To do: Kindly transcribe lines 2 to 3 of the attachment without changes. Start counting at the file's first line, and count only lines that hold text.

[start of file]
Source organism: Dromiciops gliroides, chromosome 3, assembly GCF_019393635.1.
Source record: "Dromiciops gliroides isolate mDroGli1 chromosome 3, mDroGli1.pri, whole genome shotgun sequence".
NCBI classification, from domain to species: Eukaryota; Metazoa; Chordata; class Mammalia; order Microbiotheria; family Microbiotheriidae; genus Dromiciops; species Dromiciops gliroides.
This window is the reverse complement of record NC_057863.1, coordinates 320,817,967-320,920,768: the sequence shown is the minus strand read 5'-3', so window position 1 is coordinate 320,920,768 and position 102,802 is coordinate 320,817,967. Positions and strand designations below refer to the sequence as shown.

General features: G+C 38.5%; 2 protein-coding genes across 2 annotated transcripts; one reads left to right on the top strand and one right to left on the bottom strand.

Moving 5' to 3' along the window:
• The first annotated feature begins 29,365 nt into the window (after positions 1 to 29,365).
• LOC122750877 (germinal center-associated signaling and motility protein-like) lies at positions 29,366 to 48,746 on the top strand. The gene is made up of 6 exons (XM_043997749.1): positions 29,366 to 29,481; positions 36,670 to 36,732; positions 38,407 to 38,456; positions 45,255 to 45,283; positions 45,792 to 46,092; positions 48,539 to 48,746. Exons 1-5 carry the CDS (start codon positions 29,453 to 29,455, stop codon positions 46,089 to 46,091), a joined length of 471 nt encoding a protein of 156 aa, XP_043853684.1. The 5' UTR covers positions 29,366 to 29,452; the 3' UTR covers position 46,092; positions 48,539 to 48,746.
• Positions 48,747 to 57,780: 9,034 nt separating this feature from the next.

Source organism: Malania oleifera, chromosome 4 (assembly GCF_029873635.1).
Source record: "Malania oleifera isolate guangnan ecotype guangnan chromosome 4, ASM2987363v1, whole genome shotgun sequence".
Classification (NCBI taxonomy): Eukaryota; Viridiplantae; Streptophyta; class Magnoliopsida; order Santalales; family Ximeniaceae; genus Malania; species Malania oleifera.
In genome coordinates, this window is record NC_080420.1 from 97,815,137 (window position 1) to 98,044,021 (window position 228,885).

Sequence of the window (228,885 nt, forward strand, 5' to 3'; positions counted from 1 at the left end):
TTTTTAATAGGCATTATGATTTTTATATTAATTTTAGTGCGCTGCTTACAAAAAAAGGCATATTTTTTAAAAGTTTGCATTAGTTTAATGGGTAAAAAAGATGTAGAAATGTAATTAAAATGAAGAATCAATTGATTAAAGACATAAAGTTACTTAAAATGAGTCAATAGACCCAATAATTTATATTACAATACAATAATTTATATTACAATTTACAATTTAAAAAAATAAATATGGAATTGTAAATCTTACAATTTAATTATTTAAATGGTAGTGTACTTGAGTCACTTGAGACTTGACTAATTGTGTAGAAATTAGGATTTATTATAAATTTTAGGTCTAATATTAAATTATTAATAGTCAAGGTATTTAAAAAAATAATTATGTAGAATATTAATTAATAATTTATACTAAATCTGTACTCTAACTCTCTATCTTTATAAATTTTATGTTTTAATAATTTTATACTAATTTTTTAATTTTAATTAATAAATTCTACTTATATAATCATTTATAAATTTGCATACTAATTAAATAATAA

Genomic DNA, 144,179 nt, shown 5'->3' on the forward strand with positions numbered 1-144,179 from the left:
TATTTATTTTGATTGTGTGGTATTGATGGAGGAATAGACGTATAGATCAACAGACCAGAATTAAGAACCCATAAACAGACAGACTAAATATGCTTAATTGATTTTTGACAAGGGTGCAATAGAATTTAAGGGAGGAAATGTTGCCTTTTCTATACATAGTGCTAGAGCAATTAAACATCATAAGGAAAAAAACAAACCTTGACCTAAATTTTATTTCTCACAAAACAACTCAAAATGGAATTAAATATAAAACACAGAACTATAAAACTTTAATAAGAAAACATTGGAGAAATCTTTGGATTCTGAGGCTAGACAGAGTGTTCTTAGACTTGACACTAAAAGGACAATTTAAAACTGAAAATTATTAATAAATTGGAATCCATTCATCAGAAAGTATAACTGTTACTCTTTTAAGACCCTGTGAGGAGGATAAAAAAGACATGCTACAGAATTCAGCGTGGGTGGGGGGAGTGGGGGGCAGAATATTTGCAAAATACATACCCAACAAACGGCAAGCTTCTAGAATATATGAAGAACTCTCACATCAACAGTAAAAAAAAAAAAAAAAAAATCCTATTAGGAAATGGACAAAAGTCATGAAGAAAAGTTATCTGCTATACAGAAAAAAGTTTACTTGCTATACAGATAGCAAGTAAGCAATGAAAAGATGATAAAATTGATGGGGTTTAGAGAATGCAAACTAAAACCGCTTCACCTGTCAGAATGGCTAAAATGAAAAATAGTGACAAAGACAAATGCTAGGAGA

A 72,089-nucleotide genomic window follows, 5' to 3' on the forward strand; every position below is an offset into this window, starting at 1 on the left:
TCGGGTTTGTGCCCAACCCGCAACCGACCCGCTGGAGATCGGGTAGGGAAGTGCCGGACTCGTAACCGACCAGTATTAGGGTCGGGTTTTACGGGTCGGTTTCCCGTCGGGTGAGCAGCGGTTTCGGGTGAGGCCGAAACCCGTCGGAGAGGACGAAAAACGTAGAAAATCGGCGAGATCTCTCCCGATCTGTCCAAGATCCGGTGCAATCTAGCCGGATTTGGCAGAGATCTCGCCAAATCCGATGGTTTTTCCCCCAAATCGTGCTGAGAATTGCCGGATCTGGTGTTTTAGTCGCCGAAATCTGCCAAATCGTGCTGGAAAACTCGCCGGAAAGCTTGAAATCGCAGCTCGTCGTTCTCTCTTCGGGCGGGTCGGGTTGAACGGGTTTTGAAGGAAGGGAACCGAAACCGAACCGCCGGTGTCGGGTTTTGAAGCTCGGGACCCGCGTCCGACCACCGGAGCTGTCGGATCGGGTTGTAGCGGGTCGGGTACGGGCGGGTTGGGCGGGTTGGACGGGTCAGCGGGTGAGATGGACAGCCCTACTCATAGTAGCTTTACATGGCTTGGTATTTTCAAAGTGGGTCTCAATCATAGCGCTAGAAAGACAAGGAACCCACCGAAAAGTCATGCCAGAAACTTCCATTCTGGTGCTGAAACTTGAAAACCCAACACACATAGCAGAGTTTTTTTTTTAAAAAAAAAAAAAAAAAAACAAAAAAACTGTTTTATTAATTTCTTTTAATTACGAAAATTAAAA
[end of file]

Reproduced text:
Source record: "Dromiciops gliroides isolate mDroGli1 chromosome 3, mDroGli1.pri, whole genome shotgun sequence".
NCBI classification, from domain to species: Eukaryota; Metazoa; Chordata; class Mammalia; order Microbiotheria; family Microbiotheriidae; genus Dromiciops; species Dromiciops gliroides.